Also reporting a little while later from Joplin was Diane Sawyer. She is under a tent and rain is pounding on the canvas. Thunder booms above them, and briefly she and the crew debate whether it is even safe to be there. There is no power, the printer had stopped working, and ongoing the technical difficulties of reaching the NY office from a destruction zone are apparent. At one point Sawyer- seeing that she’s going live in moments, and despairing of ever getting paper copy- begs for a Blackberry at least. With time ticking away, Sawyer says repeatedly, “I have nothing.” The crew to me seems unorganized, dumbstruck, and fearful. Others have said that Sawyer looks “anxious, tentative, and confounded” but I think Sawyer looks composed. She refers to the area as a moonscape. Certainly the area outside the tent is a pile of unrecognizable rubble. Truly, how does one report on a massively emotional story in a few moments of air time? How do stories like this affect a person emotionally? One does absorb the tragedy no matter how one tries to filter it. A journalist IS the filter. The Joplin tornado news story is one that is on the edge of ability for humans to report it emotionally, technologically, humanely.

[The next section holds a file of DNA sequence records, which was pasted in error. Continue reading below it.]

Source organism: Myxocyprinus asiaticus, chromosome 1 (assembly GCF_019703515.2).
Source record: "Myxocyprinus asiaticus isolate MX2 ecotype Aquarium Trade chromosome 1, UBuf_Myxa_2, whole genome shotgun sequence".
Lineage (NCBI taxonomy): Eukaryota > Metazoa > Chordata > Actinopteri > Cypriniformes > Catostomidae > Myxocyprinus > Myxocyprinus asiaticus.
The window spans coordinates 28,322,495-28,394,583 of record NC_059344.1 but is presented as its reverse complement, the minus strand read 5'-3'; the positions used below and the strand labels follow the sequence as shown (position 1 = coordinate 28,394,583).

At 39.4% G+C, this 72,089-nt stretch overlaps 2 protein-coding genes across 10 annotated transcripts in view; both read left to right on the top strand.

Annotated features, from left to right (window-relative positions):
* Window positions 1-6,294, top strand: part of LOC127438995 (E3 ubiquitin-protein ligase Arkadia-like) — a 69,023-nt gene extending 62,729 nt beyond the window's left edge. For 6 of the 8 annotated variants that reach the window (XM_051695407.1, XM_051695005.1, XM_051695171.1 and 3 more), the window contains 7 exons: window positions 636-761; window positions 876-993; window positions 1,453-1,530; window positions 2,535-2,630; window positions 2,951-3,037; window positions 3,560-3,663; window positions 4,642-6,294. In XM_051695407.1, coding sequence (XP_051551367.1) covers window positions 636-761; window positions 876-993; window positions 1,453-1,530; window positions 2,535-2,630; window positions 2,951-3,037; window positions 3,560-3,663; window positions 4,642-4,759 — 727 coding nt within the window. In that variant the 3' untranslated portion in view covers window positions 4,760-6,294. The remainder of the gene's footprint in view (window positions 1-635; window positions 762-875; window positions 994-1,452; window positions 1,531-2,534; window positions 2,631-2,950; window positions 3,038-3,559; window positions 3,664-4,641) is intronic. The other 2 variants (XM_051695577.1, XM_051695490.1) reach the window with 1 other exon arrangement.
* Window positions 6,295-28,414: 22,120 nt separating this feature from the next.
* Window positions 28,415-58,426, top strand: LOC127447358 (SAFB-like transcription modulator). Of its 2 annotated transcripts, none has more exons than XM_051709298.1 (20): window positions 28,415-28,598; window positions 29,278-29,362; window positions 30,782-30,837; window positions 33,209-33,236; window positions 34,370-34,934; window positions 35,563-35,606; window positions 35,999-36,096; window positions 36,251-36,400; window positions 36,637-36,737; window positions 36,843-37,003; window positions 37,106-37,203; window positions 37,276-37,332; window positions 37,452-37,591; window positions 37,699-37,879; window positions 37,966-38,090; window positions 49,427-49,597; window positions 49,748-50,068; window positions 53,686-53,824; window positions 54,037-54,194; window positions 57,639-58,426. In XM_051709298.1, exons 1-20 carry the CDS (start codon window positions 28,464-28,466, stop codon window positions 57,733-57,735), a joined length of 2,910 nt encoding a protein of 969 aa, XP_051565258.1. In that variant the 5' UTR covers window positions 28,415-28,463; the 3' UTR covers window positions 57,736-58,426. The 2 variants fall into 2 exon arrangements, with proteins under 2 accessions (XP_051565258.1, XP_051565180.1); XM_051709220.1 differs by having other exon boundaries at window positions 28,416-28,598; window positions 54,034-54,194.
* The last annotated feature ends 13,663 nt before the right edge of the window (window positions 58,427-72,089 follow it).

If you read Matthew 24 or Revelation, you know that the severity of natural disasters will ramp up considerably until absolutely nothing is left. Even the mountains crumble. We rely on people to report these disasters and we rely on technology to carry the pixels and the voices back to us. The impossibilities of continuing to be able to do that on an organized basis are rapidly coming to a close.


Christian writer and Georgia teacher's aide who loves Jesus, a quiet life, art, beauty, and children.